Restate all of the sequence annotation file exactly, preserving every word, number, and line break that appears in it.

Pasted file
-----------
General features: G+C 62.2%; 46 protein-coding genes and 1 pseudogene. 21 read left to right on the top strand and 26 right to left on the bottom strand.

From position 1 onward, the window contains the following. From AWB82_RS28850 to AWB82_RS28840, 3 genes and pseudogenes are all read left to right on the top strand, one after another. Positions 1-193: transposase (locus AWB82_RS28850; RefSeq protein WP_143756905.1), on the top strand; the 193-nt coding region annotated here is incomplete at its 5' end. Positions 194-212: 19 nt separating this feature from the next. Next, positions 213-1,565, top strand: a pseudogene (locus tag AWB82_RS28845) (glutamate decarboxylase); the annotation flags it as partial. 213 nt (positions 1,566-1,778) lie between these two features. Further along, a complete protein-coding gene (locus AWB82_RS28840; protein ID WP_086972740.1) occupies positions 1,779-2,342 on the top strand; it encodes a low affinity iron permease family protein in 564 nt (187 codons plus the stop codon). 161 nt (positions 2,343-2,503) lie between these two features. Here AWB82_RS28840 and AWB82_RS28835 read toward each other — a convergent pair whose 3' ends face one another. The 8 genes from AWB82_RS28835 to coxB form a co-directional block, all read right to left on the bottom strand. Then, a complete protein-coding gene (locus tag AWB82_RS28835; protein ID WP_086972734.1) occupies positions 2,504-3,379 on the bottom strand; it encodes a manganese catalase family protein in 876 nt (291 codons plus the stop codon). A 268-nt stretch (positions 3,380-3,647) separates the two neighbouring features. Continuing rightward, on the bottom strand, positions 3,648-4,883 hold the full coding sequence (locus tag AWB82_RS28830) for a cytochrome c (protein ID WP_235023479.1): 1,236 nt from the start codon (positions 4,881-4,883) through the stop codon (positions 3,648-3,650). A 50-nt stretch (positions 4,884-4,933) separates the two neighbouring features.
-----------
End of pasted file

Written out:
General features: G+C 62.2%; 46 protein-coding genes and 1 pseudogene. 21 read left to right on the top strand and 26 right to left on the bottom strand.

From position 1 onward, the window contains the following. From AWB82_RS28850 to AWB82_RS28840, 3 genes and pseudogenes are all read left to right on the top strand, one after another. Positions 1-193: transposase (locus AWB82_RS28850; RefSeq protein WP_143756905.1), on the top strand; the 193-nt coding region annotated here is incomplete at its 5' end. Positions 194-212: 19 nt separating this feature from the next. Next, positions 213-1,565, top strand: a pseudogene (locus tag AWB82_RS28845) (glutamate decarboxylase); the annotation flags it as partial. 213 nt (positions 1,566-1,778) lie between these two features. Further along, a complete protein-coding gene (locus AWB82_RS28840; protein ID WP_086972740.1) occupies positions 1,779-2,342 on the top strand; it encodes a low affinity iron permease family protein in 564 nt (187 codons plus the stop codon). 161 nt (positions 2,343-2,503) lie between these two features. Here AWB82_RS28840 and AWB82_RS28835 read toward each other — a convergent pair whose 3' ends face one another. The 8 genes from AWB82_RS28835 to coxB form a co-directional block, all read right to left on the bottom strand. Then, a complete protein-coding gene (locus tag AWB82_RS28835; protein ID WP_086972734.1) occupies positions 2,504-3,379 on the bottom strand; it encodes a manganese catalase family protein in 876 nt (291 codons plus the stop codon). A 268-nt stretch (positions 3,380-3,647) separates the two neighbouring features. Continuing rightward, on the bottom strand, positions 3,648-4,883 hold the full coding sequence (locus tag AWB82_RS28830) for a cytochrome c (protein ID WP_235023479.1): 1,236 nt from the start codon (positions 4,881-4,883) through the stop codon (positions 3,648-3,650). A 50-nt stretch (positions 4,884-4,933) separates the two neighbouring features.